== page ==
The Lonely Factor of Leadership

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Being a leader means dealing with loneliness. So how can you find a way to unpack, unload, and share without damaging others?

We were given a very special gift about 17 years ago.  It is a framed, signed and numbered artist print by the artist, Mort Kunstler, titled “The Loneliness of Command—General Robert E. Lee.”  It hangs on the wall above my desk in my home office.  It’s a great reminder of a truth about the loneliness in leadership.

General Robert E. Lee was a commander.  With the position of commander came an immense responsibility.  General Lee certainly proved himself equal to the task, but in quiet, solitary moments—especially when faced with the potentially deadly decisions of war—the burden and heartache of command was unquestionably lonely.

Leadership insinuates loneliness to many leaders. With every journey in leadership we make comes the predictable amplification in loneliness.  The higher we climb in leadership, and the more authority and responsibilities we get, the lonelier we become.  We can’t share everything we experience in leading with some of our team because some of it isn’t beneficial to them.  We can’t be completely open about what we encounter or wrestle with because there’s a confidentiality issue, sometimes.  Being a leader means dealing with loneliness. So how do you do this?  How do you find a way to unpack, unload, and share without damaging others?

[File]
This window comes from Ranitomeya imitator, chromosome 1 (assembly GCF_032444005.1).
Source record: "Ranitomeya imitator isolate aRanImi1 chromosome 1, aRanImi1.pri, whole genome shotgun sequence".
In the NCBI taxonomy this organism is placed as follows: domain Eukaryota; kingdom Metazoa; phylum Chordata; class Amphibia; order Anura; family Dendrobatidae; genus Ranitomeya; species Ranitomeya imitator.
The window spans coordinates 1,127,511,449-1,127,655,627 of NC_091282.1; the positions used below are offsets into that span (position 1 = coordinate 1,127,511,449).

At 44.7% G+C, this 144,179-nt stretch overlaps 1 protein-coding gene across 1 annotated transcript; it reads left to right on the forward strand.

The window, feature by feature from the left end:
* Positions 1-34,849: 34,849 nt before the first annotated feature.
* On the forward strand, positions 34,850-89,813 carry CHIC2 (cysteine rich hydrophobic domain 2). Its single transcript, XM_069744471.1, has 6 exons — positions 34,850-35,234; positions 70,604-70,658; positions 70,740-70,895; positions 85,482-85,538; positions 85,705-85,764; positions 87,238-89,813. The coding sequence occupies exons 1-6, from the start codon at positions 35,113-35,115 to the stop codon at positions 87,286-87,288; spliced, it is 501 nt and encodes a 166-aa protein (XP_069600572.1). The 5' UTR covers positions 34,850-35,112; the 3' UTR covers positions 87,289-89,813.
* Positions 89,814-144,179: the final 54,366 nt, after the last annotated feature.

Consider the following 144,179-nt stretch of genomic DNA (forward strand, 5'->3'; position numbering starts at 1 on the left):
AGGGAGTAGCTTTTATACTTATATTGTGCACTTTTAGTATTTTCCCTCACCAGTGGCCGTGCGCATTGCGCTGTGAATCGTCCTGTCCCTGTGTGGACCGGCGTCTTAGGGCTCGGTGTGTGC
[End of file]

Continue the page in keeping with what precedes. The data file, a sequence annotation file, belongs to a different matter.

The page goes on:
Despite how common it is for leaders to experience loneliness, few leaders anticipate such feelings and fewer still know how to deal with them when they arise.  Sometimes we feel alone in the world.  Jesus Christ understands this feeling.  In a very human sense, He was alone.  But Jesus’ loneliness reached its apex the moment when He became sin for us.  Read and consider 2 Corinthians 5:21.   In Matthew 27:46 we read about the Cross, and Jesus Christ crying out, “…My God, my God, why have You forsaken me?”  Jesus knew supreme rejection and He knew loneliness.  Jesus knew more about loneliness than we can ever imagine.

General Lee was a leader and a commander that carried a heavy burden every day.  In his hands, many believed, rested the hopes of many people.  Despite his unmatched reputation and accomplishments, General Lee was a humble man who trusted the future to God.  General Lee once said, “I can only say that I am nothing but a poor sinner, trusting in Christ alone for salvation.”  With “the peace that passes all understanding,” General Robert E. Lee gracefully endured the loneliness in leadership.

In your leading, you will experience and confront loneliness from time-to-time.  But, trust this, Jesus Christ is the One that will never abandon you and He will be there for you to confide in and trust completely.  Hold that truth close to your heart.

Suggested Prayer: “Dear Heavenly Father, Thank You for Your mercy and grace.  I pray for Your mighty hand to be on my shoulder as I confront some days and hours of loneliness.  I trust You, Father, for all that I need.  I pray for Your help.  I pray this in the name of Jesus Christ, my Savior and my Lord.  Amen.” 

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